A recently completed pilot study conducted with the University of Michigan has shown that a Sandia National Laboratories handheld device determined in minutes -- from a tiny sample of saliva -- not only if a patient has gum disease, but how advanced the disease is.
Using a disposable lab-on-a-chip cartridge, the device makes use of a molecularsieve made out of a polyacrylamide gel. A low electrical current is passed through the gel and a process called electro- phoresis moves charged proteins through it, thereby separating the proteins contained in the saliva. Prior to this separation, the proteins are brought into contact with specific antibodies chosen for their ability to bind to the biomarkers. The antibodies are pre-labeled with fluorescent molecules. Interrogation by laser of these combined molecules determines the amount of biomarker present.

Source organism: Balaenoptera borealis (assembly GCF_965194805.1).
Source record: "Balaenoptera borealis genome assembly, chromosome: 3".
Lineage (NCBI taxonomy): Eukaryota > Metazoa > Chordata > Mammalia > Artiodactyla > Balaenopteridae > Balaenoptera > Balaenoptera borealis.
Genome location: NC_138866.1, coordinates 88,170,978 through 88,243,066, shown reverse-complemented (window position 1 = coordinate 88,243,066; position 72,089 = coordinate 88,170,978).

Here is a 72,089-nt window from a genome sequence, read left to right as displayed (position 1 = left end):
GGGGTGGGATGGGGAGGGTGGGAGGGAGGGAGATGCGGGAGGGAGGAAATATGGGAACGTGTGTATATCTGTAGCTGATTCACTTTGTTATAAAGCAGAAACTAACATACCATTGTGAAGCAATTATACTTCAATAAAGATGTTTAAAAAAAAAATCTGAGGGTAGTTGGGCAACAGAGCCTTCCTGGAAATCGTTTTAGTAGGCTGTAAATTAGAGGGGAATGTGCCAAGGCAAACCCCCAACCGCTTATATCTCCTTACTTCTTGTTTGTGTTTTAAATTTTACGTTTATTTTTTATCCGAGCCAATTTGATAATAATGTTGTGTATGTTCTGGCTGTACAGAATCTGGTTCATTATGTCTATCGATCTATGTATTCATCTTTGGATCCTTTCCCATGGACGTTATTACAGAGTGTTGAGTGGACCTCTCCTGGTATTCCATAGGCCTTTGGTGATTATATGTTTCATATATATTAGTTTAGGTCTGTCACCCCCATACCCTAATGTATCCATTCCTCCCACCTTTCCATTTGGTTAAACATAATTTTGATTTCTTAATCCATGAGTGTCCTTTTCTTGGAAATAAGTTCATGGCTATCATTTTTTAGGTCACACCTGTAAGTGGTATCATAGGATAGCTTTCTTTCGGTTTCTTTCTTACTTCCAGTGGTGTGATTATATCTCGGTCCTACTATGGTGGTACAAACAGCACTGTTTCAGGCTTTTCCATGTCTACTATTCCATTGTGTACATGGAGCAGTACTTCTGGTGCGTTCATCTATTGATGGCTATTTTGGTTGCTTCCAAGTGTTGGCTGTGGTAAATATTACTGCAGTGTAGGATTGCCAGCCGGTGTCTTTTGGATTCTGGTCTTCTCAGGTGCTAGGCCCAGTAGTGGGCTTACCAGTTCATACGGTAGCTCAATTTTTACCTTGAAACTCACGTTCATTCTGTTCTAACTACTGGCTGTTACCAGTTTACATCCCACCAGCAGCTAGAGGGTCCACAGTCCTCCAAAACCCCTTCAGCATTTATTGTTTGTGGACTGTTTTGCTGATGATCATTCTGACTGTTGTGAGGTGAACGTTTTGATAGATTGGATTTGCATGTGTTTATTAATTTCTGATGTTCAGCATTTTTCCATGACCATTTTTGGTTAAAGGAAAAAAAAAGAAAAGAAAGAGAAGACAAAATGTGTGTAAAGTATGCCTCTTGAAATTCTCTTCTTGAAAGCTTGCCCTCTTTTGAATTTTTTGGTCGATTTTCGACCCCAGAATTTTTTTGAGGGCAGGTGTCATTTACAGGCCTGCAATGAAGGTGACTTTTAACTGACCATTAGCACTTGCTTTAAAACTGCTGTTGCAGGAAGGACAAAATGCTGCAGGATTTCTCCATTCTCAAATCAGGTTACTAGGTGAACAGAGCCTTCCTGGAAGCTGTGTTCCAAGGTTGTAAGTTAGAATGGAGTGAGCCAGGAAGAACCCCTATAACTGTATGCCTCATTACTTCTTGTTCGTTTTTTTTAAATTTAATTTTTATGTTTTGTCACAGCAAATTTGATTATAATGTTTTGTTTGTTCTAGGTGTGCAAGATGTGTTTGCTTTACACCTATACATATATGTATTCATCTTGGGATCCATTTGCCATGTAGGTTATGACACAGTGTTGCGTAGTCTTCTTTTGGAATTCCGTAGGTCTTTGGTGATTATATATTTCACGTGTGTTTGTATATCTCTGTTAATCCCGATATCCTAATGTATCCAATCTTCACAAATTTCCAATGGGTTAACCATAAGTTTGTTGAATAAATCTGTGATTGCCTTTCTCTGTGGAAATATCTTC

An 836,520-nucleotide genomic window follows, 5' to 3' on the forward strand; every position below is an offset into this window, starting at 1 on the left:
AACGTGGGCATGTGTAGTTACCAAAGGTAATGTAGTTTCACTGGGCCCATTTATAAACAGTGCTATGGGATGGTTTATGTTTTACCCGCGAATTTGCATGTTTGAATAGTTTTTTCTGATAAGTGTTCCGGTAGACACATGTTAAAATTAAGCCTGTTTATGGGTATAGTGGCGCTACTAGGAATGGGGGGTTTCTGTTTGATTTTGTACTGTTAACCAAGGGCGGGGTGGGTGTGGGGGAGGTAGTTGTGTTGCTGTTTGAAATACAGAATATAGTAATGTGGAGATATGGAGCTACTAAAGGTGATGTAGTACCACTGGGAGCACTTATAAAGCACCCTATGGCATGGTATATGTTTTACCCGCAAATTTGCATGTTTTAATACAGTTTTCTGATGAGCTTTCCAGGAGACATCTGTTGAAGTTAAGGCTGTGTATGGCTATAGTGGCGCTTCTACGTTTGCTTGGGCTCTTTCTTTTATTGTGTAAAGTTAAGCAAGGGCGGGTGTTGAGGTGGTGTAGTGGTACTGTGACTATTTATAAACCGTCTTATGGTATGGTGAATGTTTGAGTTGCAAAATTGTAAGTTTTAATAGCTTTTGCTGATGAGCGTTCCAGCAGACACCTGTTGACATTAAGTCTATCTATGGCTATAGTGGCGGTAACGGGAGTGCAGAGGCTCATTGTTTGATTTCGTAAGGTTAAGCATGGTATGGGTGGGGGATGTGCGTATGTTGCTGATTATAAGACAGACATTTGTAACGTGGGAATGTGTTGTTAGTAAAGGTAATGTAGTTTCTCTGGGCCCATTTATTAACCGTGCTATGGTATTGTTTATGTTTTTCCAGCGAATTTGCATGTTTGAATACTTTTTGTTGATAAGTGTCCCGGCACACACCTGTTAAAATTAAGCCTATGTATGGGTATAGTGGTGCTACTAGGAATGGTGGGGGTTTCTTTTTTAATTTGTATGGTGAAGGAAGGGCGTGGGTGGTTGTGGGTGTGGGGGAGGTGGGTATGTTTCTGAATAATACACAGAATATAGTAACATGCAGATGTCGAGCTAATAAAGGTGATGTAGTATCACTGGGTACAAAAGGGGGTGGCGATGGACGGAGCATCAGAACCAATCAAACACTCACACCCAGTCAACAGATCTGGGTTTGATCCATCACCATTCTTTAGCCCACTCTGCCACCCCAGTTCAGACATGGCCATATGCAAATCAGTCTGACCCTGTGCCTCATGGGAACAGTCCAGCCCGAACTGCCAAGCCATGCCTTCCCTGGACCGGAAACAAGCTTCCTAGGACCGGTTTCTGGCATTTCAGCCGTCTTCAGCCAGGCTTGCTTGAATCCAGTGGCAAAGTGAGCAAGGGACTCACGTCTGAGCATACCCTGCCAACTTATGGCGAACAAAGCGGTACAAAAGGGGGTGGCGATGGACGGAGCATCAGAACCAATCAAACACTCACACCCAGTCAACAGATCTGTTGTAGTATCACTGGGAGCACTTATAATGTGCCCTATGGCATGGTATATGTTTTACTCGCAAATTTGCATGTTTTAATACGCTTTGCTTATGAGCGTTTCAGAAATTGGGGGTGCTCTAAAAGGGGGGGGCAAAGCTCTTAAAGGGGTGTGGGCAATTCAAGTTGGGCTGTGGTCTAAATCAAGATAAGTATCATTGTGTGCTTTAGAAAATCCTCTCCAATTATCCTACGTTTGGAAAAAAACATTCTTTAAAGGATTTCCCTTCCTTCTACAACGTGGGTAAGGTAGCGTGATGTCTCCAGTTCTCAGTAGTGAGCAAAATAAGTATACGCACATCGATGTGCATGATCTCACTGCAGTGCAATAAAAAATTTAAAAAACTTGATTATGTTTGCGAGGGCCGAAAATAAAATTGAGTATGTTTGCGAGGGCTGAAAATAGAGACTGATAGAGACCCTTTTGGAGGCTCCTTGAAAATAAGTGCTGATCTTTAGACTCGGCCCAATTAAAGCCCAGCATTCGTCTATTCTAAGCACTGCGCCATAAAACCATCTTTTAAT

Because the amount of sample fluid needed for testing is so small, further applications exist in other disease areas including potentially improved diagnosis of prostate and breast cancer.
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